In the 1960s distinguished CSIRO soil scientist Bill Emerson calculated that one cubic centimetre of a clay soil might have up to seven square metres of active surface contained within it. It is on these hidden surfaces that organic exchanges, nutrient release, recycling, respiration and the production of soil stabilising compounds occurs.
Is soil health declining?
Once we have decided how to define a healthy soil, our next task is to question whether soil health is declining. There are the soils we have turned off by covering them with impermeable surfaces (buildings, roads, carparks) and there are the impacts on soil caused by high input land management practices. The axe, cloven-hoofed animals, the plough, fertilisers and herbicides have all caused significant changes to soil. Recent trends towards high inputs for high yields are seeing soils managed in an industrial fashion.
Taking a historical perspective can expand how we think about soil. In this country we have been oblivious, until very recently, to how Aboriginal people managed the soil. We didn’t recognise or appreciate the techniques they had developed over many thousands of years.
Some recent thinkers and writers are encouraging us to look at what was achieved by the historic set of management practices of Australia’s Aboriginal population, to think carefully about what we have done since then, and to reframe our view of the future. I recommend Bill Gammage’s The Biggest Estate on Earth (2012), Bruce Pascoe’s Dark Emu (2014), Don Watson’s The Bush (2014) and Charles Massy’s Call of the Reed Warbler (2017).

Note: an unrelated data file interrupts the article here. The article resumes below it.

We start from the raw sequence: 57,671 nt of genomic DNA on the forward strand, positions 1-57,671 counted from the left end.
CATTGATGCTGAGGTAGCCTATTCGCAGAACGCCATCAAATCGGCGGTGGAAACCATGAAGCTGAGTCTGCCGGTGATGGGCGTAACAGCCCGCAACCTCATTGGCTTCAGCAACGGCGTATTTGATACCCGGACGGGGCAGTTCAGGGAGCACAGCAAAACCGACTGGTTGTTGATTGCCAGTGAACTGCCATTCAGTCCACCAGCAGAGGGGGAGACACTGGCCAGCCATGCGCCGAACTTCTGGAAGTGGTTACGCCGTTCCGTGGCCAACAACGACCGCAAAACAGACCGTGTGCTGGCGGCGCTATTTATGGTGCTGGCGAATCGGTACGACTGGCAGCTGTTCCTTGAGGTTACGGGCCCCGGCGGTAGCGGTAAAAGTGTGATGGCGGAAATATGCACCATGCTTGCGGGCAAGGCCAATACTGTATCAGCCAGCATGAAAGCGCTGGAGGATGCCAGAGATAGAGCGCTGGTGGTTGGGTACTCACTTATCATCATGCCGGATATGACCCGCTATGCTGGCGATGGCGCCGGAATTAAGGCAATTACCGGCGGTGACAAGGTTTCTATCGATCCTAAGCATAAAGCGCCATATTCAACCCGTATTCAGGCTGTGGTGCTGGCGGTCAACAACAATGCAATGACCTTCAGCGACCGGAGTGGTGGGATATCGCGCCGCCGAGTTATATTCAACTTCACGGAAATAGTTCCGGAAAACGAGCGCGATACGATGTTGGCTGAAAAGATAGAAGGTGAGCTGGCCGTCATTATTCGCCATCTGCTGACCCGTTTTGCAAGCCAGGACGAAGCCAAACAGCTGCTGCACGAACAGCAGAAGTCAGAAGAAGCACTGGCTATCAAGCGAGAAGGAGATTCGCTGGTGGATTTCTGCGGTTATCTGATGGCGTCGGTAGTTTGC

None of these writers are suggesting we can or should revert to pre-1788 Australian land management, but there are significant lessons to be learnt that can help us to evaluate and improve our land management to get better productivity (not necessarily production) and sustainability of our natural resources.
True environmental sustainability
The time is right for us to start asking some important questions about what we need from the land and how we can transition to true environmental sustainability.
We can’t continue to allow environmental extraction and argue that it is economically sustainable. To ask and answer these questions we need to better understand how dependent we are on soil, and in turn, how critical soil condition is for ecosystem management.
Perhaps we should expand our thinking outwards too - to consider the planetary interdependencies between soil, atmosphere, hydrosphere and biosphere. Soil is not just an industrial medium to grow food. Soil and its attendant ecosystem is far too valuable for that.
We cannot continue to treat soil simply as a business asset. If we cause a gradual decrease in the economic value of soil through use, wear and tear, or obsolescence, or change in demand, we cannot replace it. Soil depreciation is not an option, but soil appreciation is.
David Cummings is a soil conservationist and land manager. He is a member of the Environmental Farmers Network, the Mountain Rivers Landcare Group (West Gippsland) and an associate of the Victorian Catchment Management Council.
For further information contact David at firstname.lastname@example.org
Access the magazine's index to search for other stories by author, title, and subject, here.